'It sends a message': Stiff penalties can follow school threats

Posted at 7:16 AM, Dec 19, 2019
and last updated 2019-12-19 23:53:54-05

Over the last two weeks Southeast Wisconsin has experienced several threats of violence to schools, and law enforcement officials want people to know these threats have real consequences.

Waukesha, Oshkosh and West Bend have all locked down school in the last few weeks. But school threats can be a weekly occurrence.

Lt. Matthew Rohlinger with the West Bend Police told the I-TEAM they investigate every joke, suspicious social media message and off-color comment people report to them.

"There's appropriate places to vent your frustrations and talk about things, but there's also times and places where things are just inappropriate," Rohlinger said.

He said on a slow week West Bend Police investigate a couple of threats against schools.

Most of them are empty, but they are time consuming involving multiple interviews and combing social media for information.

"Everything gets looked into, and we're just glad when it turns out to be something that was made up," Rohlinger said. "However, all the time and resources that go into it just because you made something up or you fabricated something doesn't mean there aren't consequences to that."

After police investigate, it's up to the county's district attorney's office to decide what those consequences are.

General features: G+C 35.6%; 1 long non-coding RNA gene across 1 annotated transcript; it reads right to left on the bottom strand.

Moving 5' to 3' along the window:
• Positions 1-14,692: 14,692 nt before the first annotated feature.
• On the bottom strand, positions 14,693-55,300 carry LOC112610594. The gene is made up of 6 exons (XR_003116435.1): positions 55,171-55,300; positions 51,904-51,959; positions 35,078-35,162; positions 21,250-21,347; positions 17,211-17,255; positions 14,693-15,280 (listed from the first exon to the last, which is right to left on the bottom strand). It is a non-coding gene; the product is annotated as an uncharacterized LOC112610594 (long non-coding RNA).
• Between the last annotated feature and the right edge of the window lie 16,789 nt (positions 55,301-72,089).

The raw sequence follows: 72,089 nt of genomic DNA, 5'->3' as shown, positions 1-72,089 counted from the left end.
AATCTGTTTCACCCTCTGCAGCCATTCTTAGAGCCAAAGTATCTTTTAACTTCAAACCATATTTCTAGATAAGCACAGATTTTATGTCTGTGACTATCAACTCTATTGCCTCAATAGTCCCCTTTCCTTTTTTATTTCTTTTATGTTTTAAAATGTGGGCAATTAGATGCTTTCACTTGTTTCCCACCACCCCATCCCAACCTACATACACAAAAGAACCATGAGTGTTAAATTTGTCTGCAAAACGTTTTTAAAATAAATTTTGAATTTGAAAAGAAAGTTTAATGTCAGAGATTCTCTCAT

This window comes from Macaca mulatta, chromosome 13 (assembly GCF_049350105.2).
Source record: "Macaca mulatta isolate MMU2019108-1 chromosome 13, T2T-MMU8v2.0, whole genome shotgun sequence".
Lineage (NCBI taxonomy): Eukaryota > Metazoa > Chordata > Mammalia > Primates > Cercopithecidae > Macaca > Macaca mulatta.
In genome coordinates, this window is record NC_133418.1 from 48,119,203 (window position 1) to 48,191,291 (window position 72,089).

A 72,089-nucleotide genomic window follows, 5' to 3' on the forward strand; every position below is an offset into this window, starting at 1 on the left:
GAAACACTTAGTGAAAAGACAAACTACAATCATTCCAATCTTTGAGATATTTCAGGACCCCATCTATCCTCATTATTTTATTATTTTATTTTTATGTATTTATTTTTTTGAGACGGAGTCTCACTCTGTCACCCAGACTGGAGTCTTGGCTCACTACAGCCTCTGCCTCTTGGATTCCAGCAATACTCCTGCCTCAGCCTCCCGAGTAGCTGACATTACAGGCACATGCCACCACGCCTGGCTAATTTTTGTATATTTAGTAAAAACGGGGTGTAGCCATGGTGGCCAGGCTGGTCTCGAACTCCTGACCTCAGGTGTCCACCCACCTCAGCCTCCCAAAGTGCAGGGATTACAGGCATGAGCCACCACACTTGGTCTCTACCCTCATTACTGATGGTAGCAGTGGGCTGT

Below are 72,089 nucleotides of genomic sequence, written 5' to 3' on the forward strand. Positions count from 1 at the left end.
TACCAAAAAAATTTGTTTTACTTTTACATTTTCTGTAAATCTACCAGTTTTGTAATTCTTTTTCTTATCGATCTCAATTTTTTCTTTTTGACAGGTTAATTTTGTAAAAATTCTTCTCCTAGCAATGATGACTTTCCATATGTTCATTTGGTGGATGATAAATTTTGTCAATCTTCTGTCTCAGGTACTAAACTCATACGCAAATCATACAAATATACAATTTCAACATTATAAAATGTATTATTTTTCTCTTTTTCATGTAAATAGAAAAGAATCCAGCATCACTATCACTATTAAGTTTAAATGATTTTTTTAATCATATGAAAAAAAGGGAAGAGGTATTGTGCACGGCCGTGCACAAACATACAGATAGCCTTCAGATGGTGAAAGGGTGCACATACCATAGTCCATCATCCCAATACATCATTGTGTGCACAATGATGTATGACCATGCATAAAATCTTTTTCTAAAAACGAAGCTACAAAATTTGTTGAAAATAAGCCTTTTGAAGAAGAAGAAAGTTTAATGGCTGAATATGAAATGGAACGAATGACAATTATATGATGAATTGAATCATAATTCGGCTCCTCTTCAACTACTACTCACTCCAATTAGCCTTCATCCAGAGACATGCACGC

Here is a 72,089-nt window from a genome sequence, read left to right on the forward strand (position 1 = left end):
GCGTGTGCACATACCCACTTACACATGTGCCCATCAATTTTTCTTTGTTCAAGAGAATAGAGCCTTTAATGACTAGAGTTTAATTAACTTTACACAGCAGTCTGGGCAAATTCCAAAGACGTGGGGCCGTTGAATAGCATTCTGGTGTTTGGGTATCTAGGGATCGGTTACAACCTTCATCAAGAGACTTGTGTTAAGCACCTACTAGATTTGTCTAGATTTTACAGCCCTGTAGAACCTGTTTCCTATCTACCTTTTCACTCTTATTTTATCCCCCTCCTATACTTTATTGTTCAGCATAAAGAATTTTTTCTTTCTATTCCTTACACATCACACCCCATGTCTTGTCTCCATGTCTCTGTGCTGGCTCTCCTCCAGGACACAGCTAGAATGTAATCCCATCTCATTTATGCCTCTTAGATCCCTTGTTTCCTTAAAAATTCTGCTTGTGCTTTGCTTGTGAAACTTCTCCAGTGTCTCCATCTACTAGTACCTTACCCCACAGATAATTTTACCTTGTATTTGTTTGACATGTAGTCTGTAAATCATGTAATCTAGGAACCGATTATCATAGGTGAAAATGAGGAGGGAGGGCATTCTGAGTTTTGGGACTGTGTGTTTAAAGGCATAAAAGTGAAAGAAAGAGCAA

If you make a threat, you could be charged with disorderly conduct, a Class B Misdemeanor that has a maximum penalty of 90 days in jail.

If your threat is serious enough to evacuate of close the school, you could be charged with making terrorist threats, a Class I Felony that has a max consequence of three and a half years behind bars.

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"I think it sends a message to the community that police and prosecutors will take these matters seriously," said Waukesha County District Attorney Susan Opper.

Opper's office saw two school threats made in one day earlier this month.

"In reality, there's not a lot of these cases but it feels like that because of the threat and the danger that average citizens feel when they hear something like this," Opper said.

Because the suspect in the Waukesha South incident threatened another student with a gun, he faces a felony charge of second degree recklessly endangering safety.

Opper couldn't talk about the Waukesha South case, but hopes seeing anyone charged for a threat will deter others in the future

"I think the biggest goal is so the public feels safe and knows that the crime is treated as serious as what the law will allow for," Opper said.

"I'm hoping that they're hearing this loud and clear," said Rohlinger. "Understand that there are some things that shouldn't be joked about and that shouldn't be messed with or toyed with."

Opper believes many of these cases involve mental and behavioral health issues. She told us where added resources may be needed she tries to use the system.

'It sends a message': Stiff penalties can follow school threats